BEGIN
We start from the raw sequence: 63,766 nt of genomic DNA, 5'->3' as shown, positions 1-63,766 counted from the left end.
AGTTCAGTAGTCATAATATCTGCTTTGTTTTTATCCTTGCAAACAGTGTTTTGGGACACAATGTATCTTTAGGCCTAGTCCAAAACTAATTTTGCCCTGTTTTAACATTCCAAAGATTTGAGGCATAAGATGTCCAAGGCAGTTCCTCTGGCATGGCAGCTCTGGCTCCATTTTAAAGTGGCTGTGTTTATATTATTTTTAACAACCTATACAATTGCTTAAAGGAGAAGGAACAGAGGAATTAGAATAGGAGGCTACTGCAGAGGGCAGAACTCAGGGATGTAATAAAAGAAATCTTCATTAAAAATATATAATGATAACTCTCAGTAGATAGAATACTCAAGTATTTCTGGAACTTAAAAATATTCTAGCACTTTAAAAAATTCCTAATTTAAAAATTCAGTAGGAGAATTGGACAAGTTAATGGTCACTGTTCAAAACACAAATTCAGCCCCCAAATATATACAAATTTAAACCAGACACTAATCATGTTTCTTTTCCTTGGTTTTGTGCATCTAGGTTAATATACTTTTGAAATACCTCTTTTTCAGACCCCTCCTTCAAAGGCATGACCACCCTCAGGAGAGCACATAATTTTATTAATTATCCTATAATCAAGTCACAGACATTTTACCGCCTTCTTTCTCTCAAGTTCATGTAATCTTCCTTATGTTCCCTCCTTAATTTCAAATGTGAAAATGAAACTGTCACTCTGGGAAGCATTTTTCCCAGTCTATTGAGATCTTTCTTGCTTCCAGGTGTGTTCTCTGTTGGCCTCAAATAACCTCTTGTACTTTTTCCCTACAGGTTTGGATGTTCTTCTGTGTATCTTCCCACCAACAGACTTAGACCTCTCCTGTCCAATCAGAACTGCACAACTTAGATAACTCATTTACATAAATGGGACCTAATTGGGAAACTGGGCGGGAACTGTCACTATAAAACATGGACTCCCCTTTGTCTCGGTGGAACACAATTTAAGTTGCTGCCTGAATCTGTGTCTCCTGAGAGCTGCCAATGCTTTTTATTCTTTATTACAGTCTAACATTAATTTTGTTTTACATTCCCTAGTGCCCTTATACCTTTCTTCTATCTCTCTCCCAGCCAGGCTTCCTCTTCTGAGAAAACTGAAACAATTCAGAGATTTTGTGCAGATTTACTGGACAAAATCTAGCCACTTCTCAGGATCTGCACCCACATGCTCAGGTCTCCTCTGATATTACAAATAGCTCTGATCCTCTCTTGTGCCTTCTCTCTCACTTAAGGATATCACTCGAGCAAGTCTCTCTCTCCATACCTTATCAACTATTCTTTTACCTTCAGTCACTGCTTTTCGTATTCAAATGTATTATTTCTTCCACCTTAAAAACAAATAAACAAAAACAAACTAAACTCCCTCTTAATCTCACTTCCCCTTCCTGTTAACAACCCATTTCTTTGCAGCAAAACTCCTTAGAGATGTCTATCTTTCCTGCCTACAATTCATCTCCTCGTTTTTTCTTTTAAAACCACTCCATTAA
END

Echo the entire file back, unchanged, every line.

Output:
We start from the raw sequence: 63,766 nt of genomic DNA, 5'->3' as shown, positions 1-63,766 counted from the left end.
AGTTCAGTAGTCATAATATCTGCTTTGTTTTTATCCTTGCAAACAGTGTTTTGGGACACAATGTATCTTTAGGCCTAGTCCAAAACTAATTTTGCCCTGTTTTAACATTCCAAAGATTTGAGGCATAAGATGTCCAAGGCAGTTCCTCTGGCATGGCAGCTCTGGCTCCATTTTAAAGTGGCTGTGTTTATATTATTTTTAACAACCTATACAATTGCTTAAAGGAGAAGGAACAGAGGAATTAGAATAGGAGGCTACTGCAGAGGGCAGAACTCAGGGATGTAATAAAAGAAATCTTCATTAAAAATATATAATGATAACTCTCAGTAGATAGAATACTCAAGTATTTCTGGAACTTAAAAATATTCTAGCACTTTAAAAAATTCCTAATTTAAAAATTCAGTAGGAGAATTGGACAAGTTAATGGTCACTGTTCAAAACACAAATTCAGCCCCCAAATATATACAAATTTAAACCAGACACTAATCATGTTTCTTTTCCTTGGTTTTGTGCATCTAGGTTAATATACTTTTGAAATACCTCTTTTTCAGACCCCTCCTTCAAAGGCATGACCACCCTCAGGAGAGCACATAATTTTATTAATTATCCTATAATCAAGTCACAGACATTTTACCGCCTTCTTTCTCTCAAGTTCATGTAATCTTCCTTATGTTCCCTCCTTAATTTCAAATGTGAAAATGAAACTGTCACTCTGGGAAGCATTTTTCCCAGTCTATTGAGATCTTTCTTGCTTCCAGGTGTGTTCTCTGTTGGCCTCAAATAACCTCTTGTACTTTTTCCCTACAGGTTTGGATGTTCTTCTGTGTATCTTCCCACCAACAGACTTAGACCTCTCCTGTCCAATCAGAACTGCACAACTTAGATAACTCATTTACATAAATGGGACCTAATTGGGAAACTGGGCGGGAACTGTCACTATAAAACATGGACTCCCCTTTGTCTCGGTGGAACACAATTTAAGTTGCTGCCTGAATCTGTGTCTCCTGAGAGCTGCCAATGCTTTTTATTCTTTATTACAGTCTAACATTAATTTTGTTTTACATTCCCTAGTGCCCTTATACCTTTCTTCTATCTCTCTCCCAGCCAGGCTTCCTCTTCTGAGAAAACTGAAACAATTCAGAGATTTTGTGCAGATTTACTGGACAAAATCTAGCCACTTCTCAGGATCTGCACCCACATGCTCAGGTCTCCTCTGATATTACAAATAGCTCTGATCCTCTCTTGTGCCTTCTCTCTCACTTAAGGATATCACTCGAGCAAGTCTCTCTCTCCATACCTTATCAACTATTCTTTTACCTTCAGTCACTGCTTTTCGTATTCAAATGTATTATTTCTTCCACCTTAAAAACAAATAAACAAAAACAAACTAAACTCCCTCTTAATCTCACTTCCCCTTCCTGTTAACAACCCATTTCTTTGCAGCAAAACTCCTTAGAGATGTCTATCTTTCCTGCCTACAATTCATCTCCTCGTTTTTTCTTTTAAAACCACTCCATTAA